The famous (classical) Catalan numbers $C_{1,n}=\frac1{n+1}\binom{2n}n$ satisfy the following well-known arithmetic property: $$\text{$C_{1,n}$ is odd iff $n=2^j-1$ for some $j$}.\tag1$$ Consider the "second generation" of Catalan numbers $C_{2,n}$ which can be found on OEIS with A236339. One possible expression is given in the manner $$C_{2,n}=\frac1{n+1}\sum_{k=0}^{\lfloor n/3\rfloor}(-1)^k\binom{2n-2k}{n-2k}\binom{n-2k}k2^{n-3k}.$$ Working in the spirit of (1), I was curious to find any perpetual behavior. Here is my observation:

QUESTION 1.Is this true? If so, how does the proof go? $$\text{$C_{2,n}$ is odd iff $n=2^{2j}-1$ for some $j$}.$$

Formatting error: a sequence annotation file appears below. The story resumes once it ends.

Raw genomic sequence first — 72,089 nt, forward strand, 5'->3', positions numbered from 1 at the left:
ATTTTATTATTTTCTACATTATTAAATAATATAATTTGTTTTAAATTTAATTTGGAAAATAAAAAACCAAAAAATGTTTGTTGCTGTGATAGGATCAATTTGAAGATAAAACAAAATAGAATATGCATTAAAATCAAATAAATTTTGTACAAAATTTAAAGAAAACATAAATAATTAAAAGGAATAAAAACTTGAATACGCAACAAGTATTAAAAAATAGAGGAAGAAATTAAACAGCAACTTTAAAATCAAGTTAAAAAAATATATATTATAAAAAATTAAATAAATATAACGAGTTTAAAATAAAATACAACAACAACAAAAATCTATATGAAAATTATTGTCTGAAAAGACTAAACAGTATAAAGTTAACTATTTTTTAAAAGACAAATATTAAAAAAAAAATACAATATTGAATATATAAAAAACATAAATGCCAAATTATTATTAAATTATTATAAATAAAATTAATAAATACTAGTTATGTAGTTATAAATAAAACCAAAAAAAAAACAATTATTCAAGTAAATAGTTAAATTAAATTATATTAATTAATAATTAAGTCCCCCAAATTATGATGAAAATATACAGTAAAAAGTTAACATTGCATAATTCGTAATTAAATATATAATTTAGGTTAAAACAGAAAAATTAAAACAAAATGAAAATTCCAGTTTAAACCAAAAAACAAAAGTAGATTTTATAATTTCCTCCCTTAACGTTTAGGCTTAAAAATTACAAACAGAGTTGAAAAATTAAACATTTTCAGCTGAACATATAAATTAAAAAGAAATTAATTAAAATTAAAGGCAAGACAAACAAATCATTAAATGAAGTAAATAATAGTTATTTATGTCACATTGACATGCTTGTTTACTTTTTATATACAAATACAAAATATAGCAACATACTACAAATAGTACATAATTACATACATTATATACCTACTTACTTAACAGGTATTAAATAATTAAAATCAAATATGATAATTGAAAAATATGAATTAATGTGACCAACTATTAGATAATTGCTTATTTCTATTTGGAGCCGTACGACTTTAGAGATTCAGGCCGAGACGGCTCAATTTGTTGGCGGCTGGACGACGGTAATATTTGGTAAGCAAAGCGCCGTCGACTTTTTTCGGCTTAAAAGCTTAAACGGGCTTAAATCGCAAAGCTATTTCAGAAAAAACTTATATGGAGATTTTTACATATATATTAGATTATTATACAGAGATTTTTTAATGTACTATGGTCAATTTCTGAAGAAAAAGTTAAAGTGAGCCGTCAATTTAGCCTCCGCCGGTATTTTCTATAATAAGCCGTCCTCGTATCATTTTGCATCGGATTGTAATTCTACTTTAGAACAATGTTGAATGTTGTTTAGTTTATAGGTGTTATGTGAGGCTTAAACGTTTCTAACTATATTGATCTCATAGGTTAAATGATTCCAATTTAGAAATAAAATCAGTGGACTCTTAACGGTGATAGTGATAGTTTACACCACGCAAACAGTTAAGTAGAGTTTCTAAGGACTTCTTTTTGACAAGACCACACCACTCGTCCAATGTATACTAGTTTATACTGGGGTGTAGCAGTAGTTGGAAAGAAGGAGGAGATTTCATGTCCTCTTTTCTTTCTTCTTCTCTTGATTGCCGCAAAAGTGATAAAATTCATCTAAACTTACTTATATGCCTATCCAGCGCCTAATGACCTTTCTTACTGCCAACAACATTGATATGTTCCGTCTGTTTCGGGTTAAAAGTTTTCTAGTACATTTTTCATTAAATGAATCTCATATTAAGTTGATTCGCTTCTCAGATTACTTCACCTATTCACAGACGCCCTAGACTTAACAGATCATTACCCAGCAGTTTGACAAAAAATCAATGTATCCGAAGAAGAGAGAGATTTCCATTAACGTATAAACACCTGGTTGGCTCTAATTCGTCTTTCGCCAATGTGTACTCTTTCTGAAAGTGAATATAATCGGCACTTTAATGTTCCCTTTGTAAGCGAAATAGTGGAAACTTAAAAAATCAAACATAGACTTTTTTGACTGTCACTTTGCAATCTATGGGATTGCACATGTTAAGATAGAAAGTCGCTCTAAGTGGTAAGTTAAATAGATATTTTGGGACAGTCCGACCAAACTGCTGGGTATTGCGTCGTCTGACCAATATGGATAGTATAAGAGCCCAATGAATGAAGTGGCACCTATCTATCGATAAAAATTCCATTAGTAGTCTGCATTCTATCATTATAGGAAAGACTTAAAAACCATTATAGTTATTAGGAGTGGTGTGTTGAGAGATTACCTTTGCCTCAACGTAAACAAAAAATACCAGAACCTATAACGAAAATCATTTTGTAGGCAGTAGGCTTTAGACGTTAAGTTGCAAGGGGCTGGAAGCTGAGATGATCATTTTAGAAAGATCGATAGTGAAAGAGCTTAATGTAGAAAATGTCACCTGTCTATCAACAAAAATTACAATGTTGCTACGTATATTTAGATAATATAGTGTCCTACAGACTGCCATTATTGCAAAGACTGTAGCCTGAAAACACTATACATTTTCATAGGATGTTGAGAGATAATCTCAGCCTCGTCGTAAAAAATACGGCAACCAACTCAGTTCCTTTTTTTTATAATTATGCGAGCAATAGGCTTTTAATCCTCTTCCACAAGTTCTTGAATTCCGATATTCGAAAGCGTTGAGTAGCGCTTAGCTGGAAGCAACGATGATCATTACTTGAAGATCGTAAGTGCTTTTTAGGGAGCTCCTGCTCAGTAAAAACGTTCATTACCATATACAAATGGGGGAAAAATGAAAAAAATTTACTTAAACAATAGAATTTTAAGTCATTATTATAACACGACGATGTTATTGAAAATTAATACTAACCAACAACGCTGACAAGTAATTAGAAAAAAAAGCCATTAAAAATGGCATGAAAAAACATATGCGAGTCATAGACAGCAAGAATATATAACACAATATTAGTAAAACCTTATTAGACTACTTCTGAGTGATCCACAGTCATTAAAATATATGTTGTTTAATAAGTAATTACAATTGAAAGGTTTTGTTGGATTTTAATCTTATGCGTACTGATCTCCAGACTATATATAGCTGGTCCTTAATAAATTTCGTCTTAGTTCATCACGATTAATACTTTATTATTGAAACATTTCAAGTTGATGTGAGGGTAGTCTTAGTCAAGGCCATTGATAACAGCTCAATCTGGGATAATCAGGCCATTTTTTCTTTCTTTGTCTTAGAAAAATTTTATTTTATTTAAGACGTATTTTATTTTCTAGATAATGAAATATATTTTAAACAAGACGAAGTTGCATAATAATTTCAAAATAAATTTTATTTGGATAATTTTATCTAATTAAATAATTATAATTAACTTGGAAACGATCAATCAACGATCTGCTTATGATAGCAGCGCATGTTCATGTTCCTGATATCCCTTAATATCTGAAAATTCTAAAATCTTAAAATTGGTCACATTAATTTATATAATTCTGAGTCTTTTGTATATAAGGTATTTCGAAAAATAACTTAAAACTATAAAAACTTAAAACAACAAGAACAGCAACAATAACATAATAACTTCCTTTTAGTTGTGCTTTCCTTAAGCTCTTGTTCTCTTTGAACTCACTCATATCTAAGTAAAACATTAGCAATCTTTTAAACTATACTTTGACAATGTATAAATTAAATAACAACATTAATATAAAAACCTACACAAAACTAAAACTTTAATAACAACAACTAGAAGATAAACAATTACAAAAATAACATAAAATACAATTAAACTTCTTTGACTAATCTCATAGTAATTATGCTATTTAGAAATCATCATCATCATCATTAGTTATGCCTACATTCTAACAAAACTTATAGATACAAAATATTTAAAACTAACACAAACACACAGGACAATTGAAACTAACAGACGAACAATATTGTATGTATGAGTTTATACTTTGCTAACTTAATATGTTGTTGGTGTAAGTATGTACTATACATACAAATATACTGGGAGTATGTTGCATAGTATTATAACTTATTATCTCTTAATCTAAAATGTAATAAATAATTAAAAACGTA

The *$2$-adic valuation* of $x\in\mathbb{N}$ is the highest power $2$ dividing $x$, denoted by $\nu(x)$. Let $s(x)$ stand for the *sum of the binary digits* of $x$. We may now state a stronger claim:

QUESTION 2.Is this true? $$\nu(C_{2,n})= \begin{cases} s(3m+1)-1 \qquad \, \text{if $n=3m$}, \\ s(3m-1)+2 \qquad \,\text{if $n=3m-1$}, \\ s(3m-1) \qquad \qquad \text{if $n=3m-2$}. \end{cases}$$

**NOTE.** Evidently, Question 2 implies Question 1. A related fact: $\nu(C_{1,n})=s(n+1)-1$.